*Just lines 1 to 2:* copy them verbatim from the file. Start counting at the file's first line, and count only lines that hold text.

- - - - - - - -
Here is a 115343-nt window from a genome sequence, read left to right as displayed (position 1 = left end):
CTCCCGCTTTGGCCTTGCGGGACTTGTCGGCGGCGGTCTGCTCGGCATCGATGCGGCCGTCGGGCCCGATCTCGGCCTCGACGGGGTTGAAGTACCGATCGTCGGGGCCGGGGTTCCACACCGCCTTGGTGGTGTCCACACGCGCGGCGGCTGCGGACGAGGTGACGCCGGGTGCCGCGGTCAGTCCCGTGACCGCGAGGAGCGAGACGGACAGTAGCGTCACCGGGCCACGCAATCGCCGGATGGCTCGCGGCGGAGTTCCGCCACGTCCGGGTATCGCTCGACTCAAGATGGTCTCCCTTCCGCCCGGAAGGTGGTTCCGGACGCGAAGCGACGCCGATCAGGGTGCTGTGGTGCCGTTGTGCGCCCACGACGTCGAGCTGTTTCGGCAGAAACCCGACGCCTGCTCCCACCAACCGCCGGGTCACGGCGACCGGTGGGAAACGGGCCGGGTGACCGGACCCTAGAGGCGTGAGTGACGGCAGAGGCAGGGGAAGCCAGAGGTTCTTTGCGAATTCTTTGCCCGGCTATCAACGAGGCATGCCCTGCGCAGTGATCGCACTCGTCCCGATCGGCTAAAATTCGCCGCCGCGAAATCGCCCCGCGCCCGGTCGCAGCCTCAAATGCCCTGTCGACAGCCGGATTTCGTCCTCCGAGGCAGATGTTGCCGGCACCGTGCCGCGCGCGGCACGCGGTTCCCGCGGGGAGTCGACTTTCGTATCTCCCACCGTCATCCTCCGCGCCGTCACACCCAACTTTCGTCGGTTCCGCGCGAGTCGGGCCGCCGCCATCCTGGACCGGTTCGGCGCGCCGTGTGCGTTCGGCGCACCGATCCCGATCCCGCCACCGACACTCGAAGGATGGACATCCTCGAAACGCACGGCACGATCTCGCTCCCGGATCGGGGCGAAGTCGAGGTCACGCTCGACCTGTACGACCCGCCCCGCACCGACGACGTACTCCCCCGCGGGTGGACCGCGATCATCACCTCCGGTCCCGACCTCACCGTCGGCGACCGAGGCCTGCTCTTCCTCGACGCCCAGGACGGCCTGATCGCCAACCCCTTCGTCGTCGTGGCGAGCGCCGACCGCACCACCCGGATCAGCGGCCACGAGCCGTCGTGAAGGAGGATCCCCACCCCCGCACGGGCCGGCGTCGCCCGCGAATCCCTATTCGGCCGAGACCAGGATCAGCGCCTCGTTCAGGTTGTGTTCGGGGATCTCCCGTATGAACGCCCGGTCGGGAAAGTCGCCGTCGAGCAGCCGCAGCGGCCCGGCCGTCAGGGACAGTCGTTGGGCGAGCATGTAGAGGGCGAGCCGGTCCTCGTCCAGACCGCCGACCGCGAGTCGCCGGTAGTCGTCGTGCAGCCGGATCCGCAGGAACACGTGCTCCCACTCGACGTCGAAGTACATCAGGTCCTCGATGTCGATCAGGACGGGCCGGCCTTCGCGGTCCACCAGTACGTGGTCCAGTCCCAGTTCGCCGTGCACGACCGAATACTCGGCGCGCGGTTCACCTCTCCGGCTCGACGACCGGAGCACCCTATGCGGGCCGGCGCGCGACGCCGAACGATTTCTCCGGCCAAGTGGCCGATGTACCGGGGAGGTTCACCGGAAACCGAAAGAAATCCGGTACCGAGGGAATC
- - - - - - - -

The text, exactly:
Here is a 115343-nt window from a genome sequence, read left to right as displayed (position 1 = left end):
CTCCCGCTTTGGCCTTGCGGGACTTGTCGGCGGCGGTCTGCTCGGCATCGATGCGGCCGTCGGGCCCGATCTCGGCCTCGACGGGGTTGAAGTACCGATCGTCGGGGCCGGGGTTCCACACCGCCTTGGTGGTGTCCACACGCGCGGCGGCTGCGGACGAGGTGACGCCGGGTGCCGCGGTCAGTCCCGTGACCGCGAGGAGCGAGACGGACAGTAGCGTCACCGGGCCACGCAATCGCCGGATGGCTCGCGGCGGAGTTCCGCCACGTCCGGGTATCGCTCGACTCAAGATGGTCTCCCTTCCGCCCGGAAGGTGGTTCCGGACGCGAAGCGACGCCGATCAGGGTGCTGTGGTGCCGTTGTGCGCCCACGACGTCGAGCTGTTTCGGCAGAAACCCGACGCCTGCTCCCACCAACCGCCGGGTCACGGCGACCGGTGGGAAACGGGCCGGGTGACCGGACCCTAGAGGCGTGAGTGACGGCAGAGGCAGGGGAAGCCAGAGGTTCTTTGCGAATTCTTTGCCCGGCTATCAACGAGGCATGCCCTGCGCAGTGATCGCACTCGTCCCGATCGGCTAAAATTCGCCGCCGCGAAATCGCCCCGCGCCCGGTCGCAGCCTCAAATGCCCTGTCGACAGCCGGATTTCGTCCTCCGAGGCAGATGTTGCCGGCACCGTGCCGCGCGCGGCACGCGGTTCCCGCGGGGAGTCGACTTTCGTATCTCCCACCGTCATCCTCCGCGCCGTCACACCCAACTTTCGTCGGTTCCGCGCGAGTCGGGCCGCCGCCATCCTGGACCGGTTCGGCGCGCCGTGTGCGTTCGGCGCACCGATCCCGATCCCGCCACCGACACTCGAAGGATGGACATCCTCGAAACGCACGGCACGATCTCGCTCCCGGATCGGGGCGAAGTCGAGGTCACGCTCGACCTGTACGACCCGCCCCGCACCGACGACGTACTCCCCCGCGGGTGGACCGCGATCATCACCTCCGGTCCCGACCTCACCGTCGGCGACCGAGGCCTGCTCTTCCTCGACGCCCAGGACGGCCTGATCGCCAACCCCTTCGTCGTCGTGGCGAGCGCCGACCGCACCACCCGGATCAGCGGCCACGAGCCGTCGTGAAGGAGGATCCCCACCCCCGCACGGGCCGGCGTCGCCCGCGAATCCCTATTCGGCCGAGACCAGGATCAGCGCCTCGTTCAGGTTGTGTTCGGGGATCTCCCGTATGAACGCCCGGTCGGGAAAGTCGCCGTCGAGCAGCCGCAGCGGCCCGGCCGTCAGGGACAGTCGTTGGGCGAGCATGTAGAGGGCGAGCCGGTCCTCGTCCAGACCGCCGACCGCGAGTCGCCGGTAGTCGTCGTGCAGCCGGATCCGCAGGAACACGTGCTCCCACTCGACGTCGAAGTACATCAGGTCCTCGATGTCGATCAGGACGGGCCGGCCTTCGCGGTCCACCAGTACGTGGTCCAGTCCCAGTTCGCCGTGCACGACCGAATACTCGGCGCGCGGTTCACCTCTCCGGCTCGACGACCGGAGCACCCTATGCGGGCCGGCGCGCGACGCCGAACGATTTCTCCGGCCAAGTGGCCGATGTACCGGGGAGGTTCACCGGAAACCGAAAGAAATCCGGTACCGAGGGAATC